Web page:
Raymond Dart, Dept. of Anthropology head at the Universty of Witwatersrand, discovered the first specimen in 1924, and named the species Australopithecus afarensis (southern ape man). A female student had notified him that quarrymen were finding interesting fossils at the Sterkfontein site northeast of Johannesburg. He asked her to alert the quarry foremen that he’d like to have some of the fossils. On the day of his best friend’s wedding, a box was delivered to Prof. Dart at his home from the quarry. Among the specimens was the famous Taung child.
Years later, Dart’s colleague Robert Broom hunting for further Hominid fossils, discovered a bevvy of Australopithecus afarnesis bones at Sterkfontein, including what was later dubbed Mrs. Ples.
But the fossils were mis-dated. The stratigraphy of the region made it difficult to date the fossils. And Broom added to the confusion, by his unconventional methods using blast-mining with dynamite.
“South Africa was largely ignored because it was so difficult to date the fossils. They were largely dismissed as not being relevant to the story of human evolution,” Ronald Clarke, a professor at the University of Witwatersrand and an author of the paper, said in an interview.
“these species had plenty of time to travel, to breed with each other … so we can largely imagine a common evolution across Africa,” — Laurent Bruxelles
But now a new dating method by a research team led by Darryl E. Granger of Purdue University and colleagues Dominic Stratford, Laurent Bruxelles has thrown the old phylogentic chart for human origins into the waste paper basket. The new method of dating buried cave sentiments, is called ‘accelerator mass spectrometry.”
The authors explain the method in a paper published at the distinguished PNAS journal, June 27,
Cosmogenic nuclide dating of Australopithecus at Sterkfontein, South Africa
Our dates demonstrate the limitations of the widely accepted concept that Australopithecus africanus, which is well represented at Sterkfontein, descended from A. afarensis. The contemporaneity of the two species now suggests that a more complex family tree prevailed early in the human evolutionary process. The dates highlight the limitations of faunal age estimates previously relied upon for the South African sites. They further demonstrate the importance of detailed stratigraphic analysis in assessments of accurate dating of the karst cave sites in South Africa, which are stratigraphically highly complex…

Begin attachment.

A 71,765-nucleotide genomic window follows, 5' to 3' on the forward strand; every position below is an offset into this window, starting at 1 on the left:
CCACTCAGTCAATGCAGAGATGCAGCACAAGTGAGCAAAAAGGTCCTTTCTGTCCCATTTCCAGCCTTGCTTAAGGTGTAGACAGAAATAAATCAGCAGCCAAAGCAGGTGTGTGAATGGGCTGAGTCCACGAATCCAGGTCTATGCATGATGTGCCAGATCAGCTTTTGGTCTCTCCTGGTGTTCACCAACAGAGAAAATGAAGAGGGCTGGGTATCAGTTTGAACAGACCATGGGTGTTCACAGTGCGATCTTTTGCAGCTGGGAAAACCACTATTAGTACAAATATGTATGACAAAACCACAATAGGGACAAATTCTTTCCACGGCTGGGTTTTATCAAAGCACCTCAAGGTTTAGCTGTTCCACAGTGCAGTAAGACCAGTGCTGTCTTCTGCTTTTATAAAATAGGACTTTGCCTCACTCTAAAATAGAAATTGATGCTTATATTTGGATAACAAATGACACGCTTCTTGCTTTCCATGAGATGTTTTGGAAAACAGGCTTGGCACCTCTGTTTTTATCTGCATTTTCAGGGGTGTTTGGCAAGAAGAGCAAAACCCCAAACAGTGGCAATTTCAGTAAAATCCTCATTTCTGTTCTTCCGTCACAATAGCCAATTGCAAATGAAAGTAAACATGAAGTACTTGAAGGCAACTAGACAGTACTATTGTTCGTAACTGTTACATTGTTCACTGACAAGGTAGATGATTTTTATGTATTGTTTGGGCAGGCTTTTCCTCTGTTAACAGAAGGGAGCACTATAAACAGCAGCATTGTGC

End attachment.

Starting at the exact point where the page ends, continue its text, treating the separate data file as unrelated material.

Sterkfontein is the most prolific single source of Australopithecus fossils….these results place nearly the entire Australopithecus assemblage at Sterkfontein in the mid-Pliocene, contemporaneous with Australopithecus afarensis in East Africa. Our ages for the fossil-bearing breccia in Member 4 are considerably older than the previous ages of ca. 2.1 to 2.6 My [Million years].
The authors suggest, that instead of a linear model of A-afarensis (Lucy) leading to later Australopithecines and eventually to genus Homo, indeed, A-africanus may have been the progenitor, or at least a hybridized Africanus-Afarensis mix.
From The Guardian,
Early human ancestors one million years older than earlier thought
The South African Australopithecus had previously been considered “too young” to be the ancestor of the Homo genus, Stratford said. That meant that Lucy’s home of east Africa was thought to be the more likely place where the Homo genus evolved.
But the new research shows that the South African Australopithecus had almost a million years to evolve into our Homo ancestor.
Or they could have worked on it together.
“Over a timeframe of millions of years, at only 4,000km (2,500 miles) away, these species had plenty of time to travel, to breed with each other … so we can largely imagine a common evolution across Africa,” Bruxelles said.